WASHINGTON (CNN) -- House Republican leaders have pulled a proposal that would gut its independent ethics panel, amid widespread criticism of the plan, multiple lawmakers tell CNN.
The decision comes less than two hours after President-elect Donald Trump criticized the timing of the vote, which was scheduled for the first day of the new congressional session.
Trump called out his fellow Republicans Tuesday for proposing to curb the powers of the independent ethics panel as their first move of the year, although the President-elect suggested the ethics panel was "unfair."
"With all that Congress has to work on, do they really have to make the weakening of the Independent Ethics Watchdog, as unfair as it ... may be, their number one act and priority. Focus on tax reform, healthcare and so many other things of far greater importance! #DTS," Trump said over two consecutive tweets.
Related: House GOP guts ethics panel
The decision came after House Majority Leader Kevin McCarthy told reporters the vote was moving forward. He admitted he opposed the change and said he believed it should be done in a "bipartisan fashion" but said House Speaker Paul Ryan created an open process and "sometimes you win, sometimes you lose."
House Republicans voted 119-74 during a closed-door meeting in favor of Virginia Rep. Bob Goodlatte's proposal, which would place the independent Office of Congressional Ethics under the control of those very lawmakers, a move that outraged Democrats and outside ethics organizations. The full House of Representatives is expected to vote on it as part of a larger rules package up for consideration Tuesday.
Ryan defended the proposed changes, marking the first high-profile break with Trump of the new year.
"After eight years of operation, many members believe the Office of Congressional Ethics is in need of reform to protect due process and ensure it is operating according to its stated mission," Ryan said in a statement after Trump's tweets. "I want to make clear that this House will hold its members to the highest ethical standards and the Office will continue to operate independently to provide public accountability to Congress."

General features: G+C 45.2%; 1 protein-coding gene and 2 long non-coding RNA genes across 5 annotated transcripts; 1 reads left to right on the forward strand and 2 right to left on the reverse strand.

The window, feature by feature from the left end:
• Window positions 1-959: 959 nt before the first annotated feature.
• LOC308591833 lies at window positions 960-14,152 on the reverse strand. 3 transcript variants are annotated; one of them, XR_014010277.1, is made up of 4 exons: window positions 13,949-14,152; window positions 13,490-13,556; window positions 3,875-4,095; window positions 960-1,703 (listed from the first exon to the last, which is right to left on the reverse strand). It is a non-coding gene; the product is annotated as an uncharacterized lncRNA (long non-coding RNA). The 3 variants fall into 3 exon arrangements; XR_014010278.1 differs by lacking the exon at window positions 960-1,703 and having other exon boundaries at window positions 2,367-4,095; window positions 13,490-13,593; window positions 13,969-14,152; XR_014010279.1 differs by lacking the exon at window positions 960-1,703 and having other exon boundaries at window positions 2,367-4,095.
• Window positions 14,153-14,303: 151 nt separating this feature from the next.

An aide close to Ryan familiar with the discussions tells CNN that "Ryan spoke out against the amendment and opposed it throughout. Today's statement is an explanation of what the reform means and the action the speaker is taking to protect the office's independence."
The change in rules carries the appearance of House members taking power away from the office that can investigate them for misconduct, at a time when Republicans are about to have control of two branches of government with a mandate for shaking up Washington.
The proposal would bar the panel from reviewing any violation of criminal law by members of Congress, requiring that it turn over complaints instead to the House Ethics Committee or refer the matter to an appropriate federal law enforcement agency. The House Ethics Committee would also have the power to stop an investigation at any point and bars the ethics office from making any public statements about any matters or hiring any communications staff.
And the ethics office would no longer be able to accept or investigate any anonymous reports of alleged wrongdoing by members of Congress.
Currently the ethics panel operates as an independent, non-partisan entity that has the power to investigate misconduct against lawmakers, officers and staff of the United States House of Representatives. Originally created by Congress under Nancy Pelosi's speakership in the wake of multiple lobbying scandals, it continued to act as an independent body under then-House Speaker John Boehner.
House Speaker Paul Ryan and other top GOP leaders opposed the change to ethics rules, but rank-and-file members disregarded their views and voted to approve the new structure for ethics reviews going forward, according to a senior House GOP leadership source familiar with the closed-door discussion.